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Sandy wrote:
I'm still not getting this.


I'm still sure you can understand on your own, but I'll repeat Mike's hint and point out the important parts:

Mike G wrote:
Oh, it's not so hard, y'know... it just gets a little boring after about 2^500.

Concentration is still needed, of course, especially for the first and second digits of the 501-digit result.


Get it now? Remember it's your own fault if you think too much ;-). That's what I've been denouncing several times in my above posts :D


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 Post subject: 2^100
PostPosted: Wed Jul 20, 2005 1:23 pm 
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Stefan, Mike G,

Are you guys writing these numbers in binary?

David J


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 Post subject: Re: 2^100
PostPosted: Wed Jul 20, 2005 1:45 pm 
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David J wrote:
Are you guys writing these numbers in binary?


Sure (well, at least I do). Why would I write them in base 10 (here I mean "ten", or to be safe: the number of fingers a healthy human has)? That's much harder!

Darren Grewe wrote:
I think you can get to the 2^18 power and the actual number is 262,144.


Actually I think it's not, "262,144" is just one out of infinitely many representations but not the actual number itself (which you can't write down), and it's not at all any better than the other representation you provided ("2^18"). 8-)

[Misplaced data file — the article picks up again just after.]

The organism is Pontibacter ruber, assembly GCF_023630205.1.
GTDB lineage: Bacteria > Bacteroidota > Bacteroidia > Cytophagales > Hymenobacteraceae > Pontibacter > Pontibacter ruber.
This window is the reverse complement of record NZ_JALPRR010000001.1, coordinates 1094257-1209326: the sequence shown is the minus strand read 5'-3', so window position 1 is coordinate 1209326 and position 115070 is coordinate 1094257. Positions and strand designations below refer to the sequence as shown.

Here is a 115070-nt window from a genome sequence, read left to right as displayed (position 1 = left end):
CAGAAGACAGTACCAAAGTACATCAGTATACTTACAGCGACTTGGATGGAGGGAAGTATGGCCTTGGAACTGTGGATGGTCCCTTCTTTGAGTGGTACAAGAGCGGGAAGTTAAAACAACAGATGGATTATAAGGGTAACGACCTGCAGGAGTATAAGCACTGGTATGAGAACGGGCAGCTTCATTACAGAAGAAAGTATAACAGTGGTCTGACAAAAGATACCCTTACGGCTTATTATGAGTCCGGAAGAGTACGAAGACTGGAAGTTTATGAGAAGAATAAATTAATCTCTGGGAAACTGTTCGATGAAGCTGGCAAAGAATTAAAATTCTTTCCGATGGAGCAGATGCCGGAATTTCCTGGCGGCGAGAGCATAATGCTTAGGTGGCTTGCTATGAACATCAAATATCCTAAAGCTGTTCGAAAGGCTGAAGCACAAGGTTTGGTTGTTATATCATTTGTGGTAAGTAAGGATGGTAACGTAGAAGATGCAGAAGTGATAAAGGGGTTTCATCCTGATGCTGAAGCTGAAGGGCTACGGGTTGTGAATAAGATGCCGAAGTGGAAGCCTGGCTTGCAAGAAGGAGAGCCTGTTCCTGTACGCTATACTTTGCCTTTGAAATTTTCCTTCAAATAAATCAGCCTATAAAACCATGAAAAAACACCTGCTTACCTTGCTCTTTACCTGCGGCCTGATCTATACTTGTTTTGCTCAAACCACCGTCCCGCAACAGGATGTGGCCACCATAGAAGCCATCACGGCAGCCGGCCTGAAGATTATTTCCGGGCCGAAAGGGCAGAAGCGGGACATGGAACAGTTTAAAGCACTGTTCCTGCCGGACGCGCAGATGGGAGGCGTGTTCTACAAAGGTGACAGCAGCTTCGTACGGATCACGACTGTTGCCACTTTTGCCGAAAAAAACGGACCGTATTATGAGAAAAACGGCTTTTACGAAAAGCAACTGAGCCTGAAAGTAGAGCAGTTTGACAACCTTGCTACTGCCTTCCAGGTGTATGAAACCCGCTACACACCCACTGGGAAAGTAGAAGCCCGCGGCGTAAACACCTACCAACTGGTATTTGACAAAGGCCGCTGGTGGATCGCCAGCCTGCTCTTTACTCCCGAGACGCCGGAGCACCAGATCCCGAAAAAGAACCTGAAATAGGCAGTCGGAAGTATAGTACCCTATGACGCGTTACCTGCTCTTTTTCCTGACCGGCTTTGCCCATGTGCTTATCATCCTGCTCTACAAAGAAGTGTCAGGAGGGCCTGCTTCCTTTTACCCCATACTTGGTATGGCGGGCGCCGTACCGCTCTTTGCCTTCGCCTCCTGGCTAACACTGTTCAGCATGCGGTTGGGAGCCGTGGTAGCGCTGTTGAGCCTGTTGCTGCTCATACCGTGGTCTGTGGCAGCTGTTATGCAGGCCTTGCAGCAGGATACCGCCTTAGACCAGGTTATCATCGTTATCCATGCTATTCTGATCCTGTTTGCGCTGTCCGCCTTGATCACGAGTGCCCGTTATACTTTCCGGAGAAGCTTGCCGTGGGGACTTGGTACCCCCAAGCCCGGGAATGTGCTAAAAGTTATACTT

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 Post subject: Re: reciting P.I.
PostPosted: Thu Jul 21, 2005 4:14 am 
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Sandy wrote:
I'm still not getting this. 2^253

Sandy, I'm sorry about this. Choosing 253 was a piece of deliberate obfuscation. But our joke was worn out already.


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 Post subject: Re: reciting P.I.
PostPosted: Thu Jul 21, 2005 4:33 am 
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Mike G wrote:
Choosing 253 was a piece of deliberate obfuscation. But our joke was worn out already.


Haha, I didn't even realize your example also works in decimal :D. Now I just don't get the "79th digit" part... or was that just yet another hint towards binary?


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 Post subject: Re: reciting P.I.
PostPosted: Thu Jul 21, 2005 4:42 am 
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Quote:
the "79th digit" part... or was that just yet another hint towards binary?

Yes, it was a hint. I thought that someone might check the prime-numbered decimal digits... but then think twice about #79.